In Korean class we must put together a short briefing about "kirogi" (기러기), or "wild geese." In Korean folklore wild geese, beautiful and graceful creatures, symbolize harmony in marriage. In recent years however, the term has taken on an ominous meaning. It now typically refers to Korean families living separate lives. Some Korean families prefer to educate their children overseas, especially in the United States. School-age Korean children cannot attend American public schools on their own; they must accompany adults who first immigrate to the U.S. Unfortunately, many Korean fathers must remain behind in Korea in order to financially support their families. Many of these fathers are too young to retire, and they are apprehensive to quitting good jobs in Korea to start over in the U.S. The reasons that Korean families move overseas vary, but most kirogi believe that living and studying abroad will give their children better career opportunities and afford them the ability to develop their personal skills and interests beyond what they can in Korea. Korean children focus exhaustively on passing Korea’s national college entrance exams (대입시), leaving them little time to develop their own personal interests. Many kirogi parents believe that living abroad will allow their children to grow up with greater opportunity, apart the immense pressure of passing the augurous Korean entrance exams. When families separate however, their relations are often strained because the husband/father remains apart from the family for extended periods of time. The Washington Post recently published an article about kirogi (registration required). It’s a sad story of one family in Maryland whose father will remain in Korea for the next nine years until he retires. Although I have been separated from my family from time to time because of work commitments, I am grateful that we don’t have to be separated for long periods of time. It puts too much strain on a family. The benefit is usually not worth the huge cost.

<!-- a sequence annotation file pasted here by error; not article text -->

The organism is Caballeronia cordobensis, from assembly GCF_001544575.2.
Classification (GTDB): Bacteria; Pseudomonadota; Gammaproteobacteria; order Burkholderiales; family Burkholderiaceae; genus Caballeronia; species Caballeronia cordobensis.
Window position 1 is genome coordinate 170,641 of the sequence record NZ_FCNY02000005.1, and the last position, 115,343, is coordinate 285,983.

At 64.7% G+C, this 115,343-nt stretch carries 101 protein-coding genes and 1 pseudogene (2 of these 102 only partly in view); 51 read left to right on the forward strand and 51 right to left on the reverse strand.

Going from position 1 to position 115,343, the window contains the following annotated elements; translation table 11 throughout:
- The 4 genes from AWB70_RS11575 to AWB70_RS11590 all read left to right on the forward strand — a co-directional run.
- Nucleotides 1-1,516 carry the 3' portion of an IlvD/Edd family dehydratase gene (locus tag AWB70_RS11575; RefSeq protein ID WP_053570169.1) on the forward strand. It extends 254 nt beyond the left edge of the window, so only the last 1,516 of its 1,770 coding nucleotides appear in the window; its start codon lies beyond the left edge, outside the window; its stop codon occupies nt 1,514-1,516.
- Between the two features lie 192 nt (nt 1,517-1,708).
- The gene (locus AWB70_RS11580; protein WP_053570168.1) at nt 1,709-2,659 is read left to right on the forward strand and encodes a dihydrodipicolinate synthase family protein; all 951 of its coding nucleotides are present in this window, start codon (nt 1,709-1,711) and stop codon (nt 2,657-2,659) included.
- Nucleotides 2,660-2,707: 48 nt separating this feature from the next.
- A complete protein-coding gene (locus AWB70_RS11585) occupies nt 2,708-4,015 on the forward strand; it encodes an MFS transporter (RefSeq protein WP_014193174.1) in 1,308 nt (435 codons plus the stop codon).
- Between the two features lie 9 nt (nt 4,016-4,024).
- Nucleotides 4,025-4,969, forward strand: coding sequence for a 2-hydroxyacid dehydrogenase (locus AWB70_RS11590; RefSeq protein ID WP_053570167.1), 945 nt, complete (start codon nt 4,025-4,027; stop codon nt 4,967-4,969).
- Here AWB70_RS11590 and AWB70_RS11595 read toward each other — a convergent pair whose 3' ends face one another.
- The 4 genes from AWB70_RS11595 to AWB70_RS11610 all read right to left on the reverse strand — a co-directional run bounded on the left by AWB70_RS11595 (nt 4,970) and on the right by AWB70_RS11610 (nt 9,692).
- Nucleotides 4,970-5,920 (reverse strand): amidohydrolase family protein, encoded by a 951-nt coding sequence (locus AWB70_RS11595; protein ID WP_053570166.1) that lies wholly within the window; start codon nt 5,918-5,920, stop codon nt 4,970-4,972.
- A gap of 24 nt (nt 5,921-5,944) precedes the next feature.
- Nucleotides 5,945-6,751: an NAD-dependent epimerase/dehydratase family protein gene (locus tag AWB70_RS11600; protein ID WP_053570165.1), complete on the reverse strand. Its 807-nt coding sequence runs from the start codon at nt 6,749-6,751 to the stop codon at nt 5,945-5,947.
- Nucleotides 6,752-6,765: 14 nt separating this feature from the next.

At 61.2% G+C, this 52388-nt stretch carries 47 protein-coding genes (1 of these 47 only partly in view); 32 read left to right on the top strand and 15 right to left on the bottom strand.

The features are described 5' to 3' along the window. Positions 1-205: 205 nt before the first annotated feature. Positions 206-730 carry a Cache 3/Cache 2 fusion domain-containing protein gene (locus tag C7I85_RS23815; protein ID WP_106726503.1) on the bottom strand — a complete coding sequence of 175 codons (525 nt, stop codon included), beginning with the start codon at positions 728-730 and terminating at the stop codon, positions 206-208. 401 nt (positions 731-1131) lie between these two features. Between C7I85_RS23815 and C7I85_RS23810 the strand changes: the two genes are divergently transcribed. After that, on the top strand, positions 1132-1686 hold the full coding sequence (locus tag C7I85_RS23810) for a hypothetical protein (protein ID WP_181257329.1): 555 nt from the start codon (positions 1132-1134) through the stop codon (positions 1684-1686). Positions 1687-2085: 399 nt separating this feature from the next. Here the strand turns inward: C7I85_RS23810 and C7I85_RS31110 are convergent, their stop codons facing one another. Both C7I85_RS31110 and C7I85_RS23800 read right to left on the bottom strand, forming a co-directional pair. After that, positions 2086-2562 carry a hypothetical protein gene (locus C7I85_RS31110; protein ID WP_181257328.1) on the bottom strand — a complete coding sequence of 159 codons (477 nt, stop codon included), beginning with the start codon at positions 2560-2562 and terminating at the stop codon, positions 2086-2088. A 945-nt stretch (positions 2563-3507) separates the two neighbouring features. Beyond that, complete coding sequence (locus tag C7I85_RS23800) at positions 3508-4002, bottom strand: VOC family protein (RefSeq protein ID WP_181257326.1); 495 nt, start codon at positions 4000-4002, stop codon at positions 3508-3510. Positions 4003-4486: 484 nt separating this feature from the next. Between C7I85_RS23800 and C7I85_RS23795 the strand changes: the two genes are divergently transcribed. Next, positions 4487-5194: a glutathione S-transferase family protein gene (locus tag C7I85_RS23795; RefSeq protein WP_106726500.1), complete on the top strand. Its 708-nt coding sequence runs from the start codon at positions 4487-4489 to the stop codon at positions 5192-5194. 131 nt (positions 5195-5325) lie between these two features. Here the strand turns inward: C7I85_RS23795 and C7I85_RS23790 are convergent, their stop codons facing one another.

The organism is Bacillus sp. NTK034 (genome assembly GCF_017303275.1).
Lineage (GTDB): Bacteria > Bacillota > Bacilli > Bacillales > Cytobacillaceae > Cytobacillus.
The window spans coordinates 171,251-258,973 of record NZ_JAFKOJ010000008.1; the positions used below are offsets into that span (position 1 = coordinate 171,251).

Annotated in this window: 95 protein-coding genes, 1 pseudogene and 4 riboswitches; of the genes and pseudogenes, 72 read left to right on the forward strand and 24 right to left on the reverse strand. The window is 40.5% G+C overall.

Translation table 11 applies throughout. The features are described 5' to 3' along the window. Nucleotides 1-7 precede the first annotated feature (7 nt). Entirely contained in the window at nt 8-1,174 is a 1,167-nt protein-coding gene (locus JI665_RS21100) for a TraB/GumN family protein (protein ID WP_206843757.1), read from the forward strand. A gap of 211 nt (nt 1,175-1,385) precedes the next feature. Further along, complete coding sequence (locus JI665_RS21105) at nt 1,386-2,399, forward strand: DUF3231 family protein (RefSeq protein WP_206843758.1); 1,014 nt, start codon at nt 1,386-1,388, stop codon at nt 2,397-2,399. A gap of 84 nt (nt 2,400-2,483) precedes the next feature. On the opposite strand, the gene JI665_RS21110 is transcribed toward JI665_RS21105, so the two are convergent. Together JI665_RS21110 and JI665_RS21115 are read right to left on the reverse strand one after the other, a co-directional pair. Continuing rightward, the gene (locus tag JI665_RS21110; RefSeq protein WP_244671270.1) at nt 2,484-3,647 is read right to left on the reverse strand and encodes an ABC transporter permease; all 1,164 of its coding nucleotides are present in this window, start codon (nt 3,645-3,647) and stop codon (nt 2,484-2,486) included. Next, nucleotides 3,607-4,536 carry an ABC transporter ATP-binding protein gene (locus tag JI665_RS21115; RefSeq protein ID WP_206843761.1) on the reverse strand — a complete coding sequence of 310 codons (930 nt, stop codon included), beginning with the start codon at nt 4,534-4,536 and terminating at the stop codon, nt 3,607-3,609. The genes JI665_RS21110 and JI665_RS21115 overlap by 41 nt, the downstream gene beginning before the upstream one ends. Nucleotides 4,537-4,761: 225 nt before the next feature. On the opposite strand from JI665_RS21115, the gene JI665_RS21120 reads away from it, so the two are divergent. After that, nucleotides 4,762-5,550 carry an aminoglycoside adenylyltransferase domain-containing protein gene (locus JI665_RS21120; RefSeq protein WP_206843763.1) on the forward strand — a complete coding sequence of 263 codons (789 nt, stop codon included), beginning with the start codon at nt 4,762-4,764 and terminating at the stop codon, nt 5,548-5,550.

Yesterday Morningstar, an investment research firm, announced that it was planning an open Dutch-style auction for its initial public offering (IPO). W.R. Hambrecht & Co. will be the lead underwriter. I don’t know much about Morningstar other than that I like their investment ratings–they provide a good ratings system for small investors like me. I would not normally be attracted to this IPO, but I had such a good experience with Google‘s Dutch auction IPO that I might just look into it. To participate in this IPO you must open an account with W.R. Hambrecht. Morningstar’s IPO will be the first Dutch auction since Google’s IPO. Spurred by Google’s success, auctions seem to be gaining popularity. However, it’s obvious that Wall Street is skeptical about open auction IPOs. For one, Wall Street is a clubby world, and open auctions open up the game for everyone to participate in equally. They eliminate back door deals between investment banks and large investors. It is true that auctions are prone to overpricing. For example, Google IPO’d at $85/share. If it has debuted with a traditional IPO it may have listed at $30-$35/share. The traditional closed IPO system freezes out small investors and penalizes participating companies by underestimating IPO pricings and minimizing their IPO proceeds. I would love to see the Dutch auction method widely adopted because it’s a fairer way for all investors to participate, and shares are more apt to be fairly priced at opening. I was happy to pick up Google at IPO against the advice of most analysts. I particularly enjoyed watch the Wall Street fat cats resist buying Google until it was too late. Once the price of Google skyrocketed from $85 at IPO to over $150 Wall Street firms realized their mistake and started accumulating shares, which boosted the price even higher. For once the bigwigs were burned, benefitting small investors. Do I think Morningstar’s IPO will be a hit like Google’s was? I doubt it. Morningstar doesn’t generate buzz like the upstart tech company does. It’s a relatively staid and nondescript firm. Still, many IPOs by well-known companies perform well in the long-run. I remember wondering when boring ol’ UPS, the shipping company, went public a few years ago whether I should have purchased shares on the first day of trading. Had I done so I would have made a great investment return.